Tito set to stay

Reserve Bank Governor Tito Mboweni will be asked to serve another term, a senior Luthuli House official has told the Mail & Guardian.

Observers point out that the fact that Mboweni’s five-year contract expires on August 8, just three weeks away, while no successor has been named, makes it a racing certainty that he will be retained in his current job.

Mboweni, who has said he is available to continue in the Reserve Bank post, fuelled speculation that his contract would be renewed when he concluded his June monetary policy briefing by telling reporters: “See you later.”

Reserve Bank governor for a decade, he was appointed to the position a year before he took over from predecessor Chris Stals.

Government officials have been reluctant to comment on the governor’s future, referring all inquiries to the presidency. Given the trade union movement’s historic hostility to his fiscal conservatism, it is something of a hot potato.

But a Luthuli House official close to President Jacob Zuma said on Thursday: “We don’t see any reason why we must change him.
He himself has indicated that he is available to serve another term.

“There are obviously also continuity reasons. But more importantly we believe that, notwithstanding policy issues raised by our alliance partners about inflation targeting and monetary policy, he has been very effective in this post.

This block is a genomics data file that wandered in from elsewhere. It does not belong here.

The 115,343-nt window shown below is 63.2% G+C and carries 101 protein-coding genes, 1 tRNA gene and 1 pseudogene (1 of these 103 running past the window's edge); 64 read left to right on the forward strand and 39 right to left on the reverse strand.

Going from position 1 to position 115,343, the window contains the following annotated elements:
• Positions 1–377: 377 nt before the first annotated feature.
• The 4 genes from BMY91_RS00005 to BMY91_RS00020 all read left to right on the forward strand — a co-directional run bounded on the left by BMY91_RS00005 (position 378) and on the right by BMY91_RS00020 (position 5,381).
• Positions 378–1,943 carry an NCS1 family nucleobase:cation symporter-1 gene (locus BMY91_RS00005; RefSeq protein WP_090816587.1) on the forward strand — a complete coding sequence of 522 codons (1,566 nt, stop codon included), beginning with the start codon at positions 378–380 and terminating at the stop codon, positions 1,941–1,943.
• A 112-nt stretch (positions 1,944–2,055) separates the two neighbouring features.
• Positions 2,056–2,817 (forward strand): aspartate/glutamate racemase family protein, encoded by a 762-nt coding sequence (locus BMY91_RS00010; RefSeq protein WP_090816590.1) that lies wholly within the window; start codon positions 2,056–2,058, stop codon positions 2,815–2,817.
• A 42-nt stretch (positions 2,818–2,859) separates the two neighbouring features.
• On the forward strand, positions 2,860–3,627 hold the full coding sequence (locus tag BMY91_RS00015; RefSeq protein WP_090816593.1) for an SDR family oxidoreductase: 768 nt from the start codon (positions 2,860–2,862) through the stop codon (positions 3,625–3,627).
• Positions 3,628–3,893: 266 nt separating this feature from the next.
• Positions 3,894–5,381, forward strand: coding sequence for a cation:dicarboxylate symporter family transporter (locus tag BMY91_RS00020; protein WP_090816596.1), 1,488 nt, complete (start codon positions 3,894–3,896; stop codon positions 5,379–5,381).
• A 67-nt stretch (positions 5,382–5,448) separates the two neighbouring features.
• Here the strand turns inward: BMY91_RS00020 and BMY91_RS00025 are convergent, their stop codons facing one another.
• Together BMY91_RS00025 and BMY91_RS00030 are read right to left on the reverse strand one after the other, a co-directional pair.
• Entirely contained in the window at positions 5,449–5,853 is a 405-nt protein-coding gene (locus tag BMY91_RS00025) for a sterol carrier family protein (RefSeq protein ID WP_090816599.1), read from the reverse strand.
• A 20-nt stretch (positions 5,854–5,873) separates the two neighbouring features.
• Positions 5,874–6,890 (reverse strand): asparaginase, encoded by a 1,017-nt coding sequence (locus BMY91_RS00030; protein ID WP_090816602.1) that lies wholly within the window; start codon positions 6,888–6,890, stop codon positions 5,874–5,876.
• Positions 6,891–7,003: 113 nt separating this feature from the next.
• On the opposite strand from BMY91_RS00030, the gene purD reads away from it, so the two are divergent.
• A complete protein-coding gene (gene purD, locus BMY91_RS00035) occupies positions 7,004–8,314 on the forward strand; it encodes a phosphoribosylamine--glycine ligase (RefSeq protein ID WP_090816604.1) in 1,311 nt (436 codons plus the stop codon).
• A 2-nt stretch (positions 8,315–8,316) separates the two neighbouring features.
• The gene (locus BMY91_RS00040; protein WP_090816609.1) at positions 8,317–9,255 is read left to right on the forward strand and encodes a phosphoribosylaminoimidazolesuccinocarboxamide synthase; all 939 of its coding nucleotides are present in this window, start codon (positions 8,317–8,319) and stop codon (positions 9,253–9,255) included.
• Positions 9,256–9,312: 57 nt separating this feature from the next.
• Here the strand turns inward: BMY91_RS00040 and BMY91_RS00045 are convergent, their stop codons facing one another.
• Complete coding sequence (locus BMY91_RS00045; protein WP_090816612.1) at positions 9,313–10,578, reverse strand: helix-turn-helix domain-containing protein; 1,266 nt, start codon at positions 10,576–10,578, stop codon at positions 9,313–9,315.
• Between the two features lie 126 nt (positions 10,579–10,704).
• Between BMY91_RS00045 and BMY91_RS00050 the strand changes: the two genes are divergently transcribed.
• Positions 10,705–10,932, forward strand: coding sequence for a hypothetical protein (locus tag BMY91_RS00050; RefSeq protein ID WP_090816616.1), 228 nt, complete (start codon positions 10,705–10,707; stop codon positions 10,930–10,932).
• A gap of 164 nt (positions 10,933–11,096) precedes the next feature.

“He has successfully dispelled all the doubts raised by people who questioned whether a black person could lead this bank,” the official said.

The silence on the appointment of a governor has been a point of concern for both the private sector and government.

A government official said it would have been important to deal with uncertainty by making a timeous announcement and “not waiting [until] the last minute”.

While the market has been wary of Mboweni’s hawkish stance on interest rates in the past, it has largely been supportive of his monetary policy and inflation targeting.

Mboweni’s toughest critics have chiefly come from the ANC’s leftist allies Cosatu and the SACP. Cosatu president S’Dumo Dlamini said in June that the organisation would not support another term for Mboweni and that “change was needed” at the Reserve Bank.

But what form that change will take is unclear. No obvious candidate has been singled out to succeed Mboweni.

Brait economist Colen Garrow told Reuters yesterday that if change were to come, then it would likely come from “within the central bank”.

Mboweni has three deputies under him: Xolile Guma, Renosi Mokate and Aaron Mminele. Of these, Guma has been loosely touted as a possible replacement.

Garrow said: “[An announcement] has been left so late to make a major change to the current structure. My feeling is that we are unlikely to have anyone but Mboweni as governor of the central bank.”

Rapule Tabane

Rapule Tabane

Rapule Tabane is the Mail & Guardian's politics editor. He sometimes worries that he is a sports fanatic, but is in fact just crazy about Orlando Pirates. While he used to love reading only fiction, he is now gradually starting to enjoy political biographies. He was a big fan of Barack Obama, but now accepts that even he is only mortal.
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